I "met" Belle at a barn where we first boarded Sugar and Beau, before the C4 Ranch existed. She came to the barn with a beautiful filly at her side name Skeeter. That little girl was adorable! She was petite and playful, quite a contrast to her cautious and protective dam. Belle allowed only a few people to interact with her foal and she was only truly comfortable with her owners. It was obvious that she had trust issues. Her owners spent some time telling me her incredible life story to date which included kidnapping, abuse, and subsequent rebellion. It was their goal to be kind and gentle with her and prove to her that the world was not a bad place.
Skip ahead a couple of months to an awful accident at the barn that left Skeeter with permanent brain damage. The owners of these two horses did all they could to save Skeeter but sadly Belle came home from that last trip to the vet alone.
I was managing the pasture horses in exchange for board of our two so I was on site a lot. I remember the next four days like it was yesterday. Belle was released into her pasture and proceeded to run and scream until she had no voice. At first she would have nothing to do with me. She was crazed with anguish and continued searching and calling out for Skeeter. I sat on the fence for hours at a time watching over her and doing my own share of crying. There was real concern that she would hurt herself so we all pitched in to help the owners keep an eye on her.
On day two she noticed me. She changed her path, which was worn in the ground from the day before, to come by my spot at the fence. Even with her at a dead run, our eyes would meet. She continued to cry but almost no sound came out of her mouth. She would run until she was foamy with sweat and then run some more. I didn't see her sleep at all. She wasn't stopping at the trough. She wasn't grazing. Her grief was palatable.
On the morning of day three, she watched me as I climbed to what was now my place on the fence. She would run at me full pace and stop like a reining horse right in front of me, staring intently at me as if to ask why I cared and daring me to be afraid of her. This day, I was armed with a small bucket of water and a rag. After several passes and angry snorts, I think she realized I wasn't going anywhere. She stopped to sniff and thoroughly check me out. She slowly began to allow me little opportunities to touch her face with the cool cloth before she would take off again.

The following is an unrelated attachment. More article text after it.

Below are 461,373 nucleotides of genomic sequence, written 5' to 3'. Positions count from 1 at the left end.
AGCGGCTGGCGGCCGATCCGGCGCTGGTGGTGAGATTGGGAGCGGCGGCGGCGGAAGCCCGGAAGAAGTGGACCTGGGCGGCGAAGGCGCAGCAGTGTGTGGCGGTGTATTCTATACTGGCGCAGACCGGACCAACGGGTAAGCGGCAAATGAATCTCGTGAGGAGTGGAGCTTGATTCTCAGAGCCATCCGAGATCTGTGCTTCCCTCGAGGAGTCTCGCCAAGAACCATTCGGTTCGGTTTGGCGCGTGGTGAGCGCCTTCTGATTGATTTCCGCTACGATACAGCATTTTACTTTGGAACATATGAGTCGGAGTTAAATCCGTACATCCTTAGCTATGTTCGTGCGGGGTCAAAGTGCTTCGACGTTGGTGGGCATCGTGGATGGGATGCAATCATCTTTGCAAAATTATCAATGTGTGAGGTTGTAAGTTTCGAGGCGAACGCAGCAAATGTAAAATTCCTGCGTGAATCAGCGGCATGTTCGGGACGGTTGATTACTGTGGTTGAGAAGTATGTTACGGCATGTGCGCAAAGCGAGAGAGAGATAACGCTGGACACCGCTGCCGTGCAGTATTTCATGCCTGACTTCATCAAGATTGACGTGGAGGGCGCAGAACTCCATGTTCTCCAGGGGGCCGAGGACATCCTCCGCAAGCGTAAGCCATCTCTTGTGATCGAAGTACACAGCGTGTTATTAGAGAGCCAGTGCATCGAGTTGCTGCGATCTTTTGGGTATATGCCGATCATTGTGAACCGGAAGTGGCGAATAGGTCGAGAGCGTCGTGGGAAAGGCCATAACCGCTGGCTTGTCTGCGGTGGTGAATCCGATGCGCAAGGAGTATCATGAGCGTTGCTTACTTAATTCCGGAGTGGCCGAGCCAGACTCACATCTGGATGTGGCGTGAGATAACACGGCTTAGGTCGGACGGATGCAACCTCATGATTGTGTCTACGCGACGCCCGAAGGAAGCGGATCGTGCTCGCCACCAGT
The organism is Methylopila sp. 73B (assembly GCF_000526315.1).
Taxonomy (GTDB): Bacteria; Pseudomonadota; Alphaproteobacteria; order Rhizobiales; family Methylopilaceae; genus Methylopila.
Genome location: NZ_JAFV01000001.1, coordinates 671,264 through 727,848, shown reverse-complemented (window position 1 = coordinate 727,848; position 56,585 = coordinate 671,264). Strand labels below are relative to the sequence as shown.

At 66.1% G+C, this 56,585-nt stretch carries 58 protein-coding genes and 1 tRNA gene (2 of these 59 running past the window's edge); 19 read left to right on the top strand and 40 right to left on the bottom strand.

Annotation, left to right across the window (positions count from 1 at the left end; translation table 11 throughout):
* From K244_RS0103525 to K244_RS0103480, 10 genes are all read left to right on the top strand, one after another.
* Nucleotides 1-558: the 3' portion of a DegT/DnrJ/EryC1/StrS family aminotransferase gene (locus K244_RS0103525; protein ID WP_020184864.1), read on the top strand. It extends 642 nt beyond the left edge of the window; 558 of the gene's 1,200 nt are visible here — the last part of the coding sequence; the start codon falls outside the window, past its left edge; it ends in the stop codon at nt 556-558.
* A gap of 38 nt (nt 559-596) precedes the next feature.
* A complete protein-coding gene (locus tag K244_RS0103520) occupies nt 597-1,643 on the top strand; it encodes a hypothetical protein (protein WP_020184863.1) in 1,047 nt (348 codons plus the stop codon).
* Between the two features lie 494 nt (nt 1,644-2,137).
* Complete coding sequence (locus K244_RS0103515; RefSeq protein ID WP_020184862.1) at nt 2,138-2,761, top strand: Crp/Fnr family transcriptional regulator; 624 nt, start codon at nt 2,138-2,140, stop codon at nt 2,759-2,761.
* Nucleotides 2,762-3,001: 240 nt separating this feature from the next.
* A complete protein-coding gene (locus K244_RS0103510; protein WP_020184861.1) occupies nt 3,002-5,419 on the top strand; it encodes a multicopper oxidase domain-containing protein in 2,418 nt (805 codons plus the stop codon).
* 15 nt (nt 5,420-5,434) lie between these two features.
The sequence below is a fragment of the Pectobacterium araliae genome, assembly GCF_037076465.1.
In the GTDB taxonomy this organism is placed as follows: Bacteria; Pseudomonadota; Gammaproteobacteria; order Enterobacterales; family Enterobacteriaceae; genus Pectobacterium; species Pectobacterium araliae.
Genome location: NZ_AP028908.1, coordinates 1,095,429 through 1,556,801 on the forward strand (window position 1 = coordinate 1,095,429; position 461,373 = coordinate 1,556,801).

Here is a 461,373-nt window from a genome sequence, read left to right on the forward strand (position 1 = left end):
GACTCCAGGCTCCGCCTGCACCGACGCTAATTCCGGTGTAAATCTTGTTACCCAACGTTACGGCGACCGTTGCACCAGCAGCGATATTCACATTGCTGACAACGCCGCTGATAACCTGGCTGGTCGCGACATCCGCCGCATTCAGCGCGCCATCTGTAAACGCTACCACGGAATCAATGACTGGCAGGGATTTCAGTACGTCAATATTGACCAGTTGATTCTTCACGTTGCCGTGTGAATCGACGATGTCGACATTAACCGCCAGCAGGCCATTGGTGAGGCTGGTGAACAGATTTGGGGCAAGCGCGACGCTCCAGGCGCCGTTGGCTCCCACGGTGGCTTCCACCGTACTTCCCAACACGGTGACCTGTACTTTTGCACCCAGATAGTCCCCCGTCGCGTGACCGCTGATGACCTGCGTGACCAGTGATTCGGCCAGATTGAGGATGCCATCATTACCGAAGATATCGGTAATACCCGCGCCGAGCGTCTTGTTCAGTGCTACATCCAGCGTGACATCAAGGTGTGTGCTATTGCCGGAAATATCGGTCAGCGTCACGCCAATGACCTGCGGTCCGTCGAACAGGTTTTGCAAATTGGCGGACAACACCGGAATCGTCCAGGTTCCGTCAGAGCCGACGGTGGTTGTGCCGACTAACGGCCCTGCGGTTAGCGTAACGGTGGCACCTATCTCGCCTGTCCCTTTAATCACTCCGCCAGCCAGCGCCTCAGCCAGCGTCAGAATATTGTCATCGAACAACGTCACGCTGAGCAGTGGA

By the end of that day, she had taken a carrot from me and drank a little from the water bucket. She had been so unpredictable that I had known better than to get in the pasture with her, but now she was walking and tired and she invited me to join her. I'll never forget how overwhelmed with emotion I was when she leaned her heavy head into my chest and just stood there. I rubbed her neck and her face for what seemed like an hour and she didn't move. I honestly think it was the first time she had rested in 3 days.
On the fourth day Belle was hoarse, exhausted and sad. She would take off every now and then, running and crying that guttural scream, but she spent most of my time there that day looking straight into my eyes or laying her head on my chest. She let me brush her and put water on her hot face and neck. She cautiously allowed me to lead her to the trough. She was communicating volumes to me by letting me take care of her. Her sadness was profound but she had grown to trust me - and I had fallen in love with her.